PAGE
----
REVIEW: Broken Angels by Richard K. Morgan

A short author’s note at the start of the book establishes that we’re rejoining Kakeshi Kovacs, the protagonist of Altered Carbon, 30 years later, and introduces an important piece of tech in this Universe: Digital Personality Storage. I fell in love with this concept reading Greg Egan. The sections are introduced with a quote from this Universe’s history. I fell in love with this technique the first couple times I read Frank Herbert’s Dune. One sentence into the first chapter and I’m hooked.

An Envoy is a near mythical cross between a Zen Master, a Delta Commando and a Sociopath. They’re rightly feared as the fiercest fighters in the Universe. They’re used as a boogie man to scare the kiddies. And we have one as a first person narrator, a jaded ex-Envoy mercenary. Hyper-observant, Kovacs’ mental gymnastics are as impressive as his physical fighting skills.

Broken Angels stands on it’s own as a novel, but some of my favorite paragraphs are dense non-spoiler flashbacks that will leave you aching to read Altered Carbon, if you haven’t yet.

But that was back on Earth, and Earth is a place straight out of precolonial-period experia flick. For a while there I’d even thought I was in love and, motivated by love and hate in about equal proportions, I’d done some stupid things. A part of me had died on Earth.

I particularly like that this showed up over 50 pages into the story with little other mention of Kovacs’ past distracting the story.

Morgan jumps from sub-genre to sub-genre, rendering the characters, environment and violence in each with grace and economy of language. He gives us the noir we enjoyed in Altered Carbon. Virtual environments are used for everything from sex to reconnaissance. The exploration of religion give hints of what we might expect from Morgan if he were to delve into fantasy. But the meat of the story is a Stargate episode on steroids. The artifacts from an ancient, advanced, dead race also bring to mind Arthur C. Clarke, but when mixed with the commando team, I can’t keep Stargate out of my mind. He garnishes this literary cocktail with some experimental intelligent nano-tech.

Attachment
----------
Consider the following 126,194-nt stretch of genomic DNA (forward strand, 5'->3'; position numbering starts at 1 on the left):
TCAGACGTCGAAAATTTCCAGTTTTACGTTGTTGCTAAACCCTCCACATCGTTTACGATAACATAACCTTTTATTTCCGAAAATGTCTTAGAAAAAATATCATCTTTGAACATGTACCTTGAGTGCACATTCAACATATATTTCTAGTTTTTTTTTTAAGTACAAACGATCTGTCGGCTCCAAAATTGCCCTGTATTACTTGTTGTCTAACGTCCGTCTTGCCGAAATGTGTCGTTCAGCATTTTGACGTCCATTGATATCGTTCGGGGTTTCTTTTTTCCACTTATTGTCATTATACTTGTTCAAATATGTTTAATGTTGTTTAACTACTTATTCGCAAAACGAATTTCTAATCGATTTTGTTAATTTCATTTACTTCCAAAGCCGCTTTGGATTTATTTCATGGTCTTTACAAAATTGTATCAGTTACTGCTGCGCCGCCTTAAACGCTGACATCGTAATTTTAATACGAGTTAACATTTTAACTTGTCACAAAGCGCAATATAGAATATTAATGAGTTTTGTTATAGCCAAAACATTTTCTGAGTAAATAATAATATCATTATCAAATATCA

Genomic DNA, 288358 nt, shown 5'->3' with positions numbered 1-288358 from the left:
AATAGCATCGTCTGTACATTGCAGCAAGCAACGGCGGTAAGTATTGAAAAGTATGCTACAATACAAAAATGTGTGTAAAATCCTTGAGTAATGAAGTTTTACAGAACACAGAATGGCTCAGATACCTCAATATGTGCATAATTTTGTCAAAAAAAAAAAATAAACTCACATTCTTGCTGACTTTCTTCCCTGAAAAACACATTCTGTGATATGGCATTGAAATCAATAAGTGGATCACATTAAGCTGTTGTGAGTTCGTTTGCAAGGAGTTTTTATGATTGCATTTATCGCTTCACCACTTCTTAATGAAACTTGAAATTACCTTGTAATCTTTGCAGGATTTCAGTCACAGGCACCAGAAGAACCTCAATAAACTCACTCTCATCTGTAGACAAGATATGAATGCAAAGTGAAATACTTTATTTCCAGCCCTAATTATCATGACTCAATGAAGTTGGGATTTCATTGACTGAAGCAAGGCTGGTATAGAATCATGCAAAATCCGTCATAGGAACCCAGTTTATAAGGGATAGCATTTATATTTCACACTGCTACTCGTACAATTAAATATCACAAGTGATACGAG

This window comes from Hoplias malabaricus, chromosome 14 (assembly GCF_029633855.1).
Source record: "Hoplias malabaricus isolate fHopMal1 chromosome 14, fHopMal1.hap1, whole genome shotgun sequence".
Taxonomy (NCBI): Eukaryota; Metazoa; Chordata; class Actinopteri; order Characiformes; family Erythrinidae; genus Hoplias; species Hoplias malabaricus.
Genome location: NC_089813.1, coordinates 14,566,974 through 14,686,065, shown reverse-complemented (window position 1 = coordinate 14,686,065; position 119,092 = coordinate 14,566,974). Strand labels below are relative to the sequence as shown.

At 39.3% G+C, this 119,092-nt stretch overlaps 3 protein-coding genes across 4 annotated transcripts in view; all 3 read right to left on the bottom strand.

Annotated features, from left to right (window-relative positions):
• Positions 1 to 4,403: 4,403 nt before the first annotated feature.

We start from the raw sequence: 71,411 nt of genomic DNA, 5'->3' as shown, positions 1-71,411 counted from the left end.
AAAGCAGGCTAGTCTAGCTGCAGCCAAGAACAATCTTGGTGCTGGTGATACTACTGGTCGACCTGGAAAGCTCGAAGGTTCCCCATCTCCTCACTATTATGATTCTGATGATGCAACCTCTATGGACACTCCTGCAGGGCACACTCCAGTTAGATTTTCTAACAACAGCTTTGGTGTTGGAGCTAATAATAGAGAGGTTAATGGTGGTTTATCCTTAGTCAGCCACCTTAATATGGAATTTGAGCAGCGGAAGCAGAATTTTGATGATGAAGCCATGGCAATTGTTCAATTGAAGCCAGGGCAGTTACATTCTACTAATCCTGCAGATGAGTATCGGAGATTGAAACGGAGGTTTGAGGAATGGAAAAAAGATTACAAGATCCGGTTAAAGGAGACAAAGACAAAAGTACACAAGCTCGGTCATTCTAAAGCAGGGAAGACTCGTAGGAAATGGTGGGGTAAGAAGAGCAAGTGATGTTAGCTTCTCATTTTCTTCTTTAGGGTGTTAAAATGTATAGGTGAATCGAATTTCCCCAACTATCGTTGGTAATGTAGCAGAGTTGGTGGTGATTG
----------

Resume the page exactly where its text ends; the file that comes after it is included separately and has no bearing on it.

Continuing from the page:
Even with so much great science fiction in the mix, the horrors of war and our ultra-violent narrator do their best to drown everything else in blood. The books Morgan acknowledges at the in the front of the novel and the following quote point quite vividly that he means all of this to be taken as something other than a simple glorification of violence.

War has a soothing, simplifying effect on politics that must hit the politicians like a betathanatine rush. You don’t have to balance the issues anymore, and you can justify anything. Fight and win, and bring the victory home.

More than anything I was impressed at how satisfying the last dozen pages of the book were. If I were assigning stars to my reviews, Broken Angels would get about 1/2 a star more than Altered Carbon, and I’m not sure there’s enough room on the top end for them. This is heady stuff, and I’d only warn off those with a low tolerance for violence.


[update 2008-07-15] This review has been republished on Adventures in SciFi Publishing

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~ by mentatjack on June 17, 2008.

4 Responses to “REVIEW: Broken Angels by Richard K. Morgan”

  1. […] and review it soon. I think it’ll be interesting to compare it to Broken Angels, which i just reviewed. I should soon be able to announce the first giveaway contest for THIS blog. Stay tuned. Posted […]

  2. […] is the 3rd Takeshi Kovacs novel by Richard K. Morgan, after Altered Carbon and Broken Angles (my review). Takeshi Kovacs has a VERY small monkeysphere. As an envoy, his job was to quell (or sow) […]

  3. […] of noir and science fiction “Richard Morgan Lite” as it has elements I enjoyed in both Altered Carbon and Woken Furies. “Lite” mainly because of the length. It’s hard to get as much […]

  4. […] you at Greg Egan’s Axiomatic and Richard Morgan’s Takeshi Kovacs novels (my reviews: Broken Angels and Woken Furies. What novels and stories do you associate with the Old Man’s war […]

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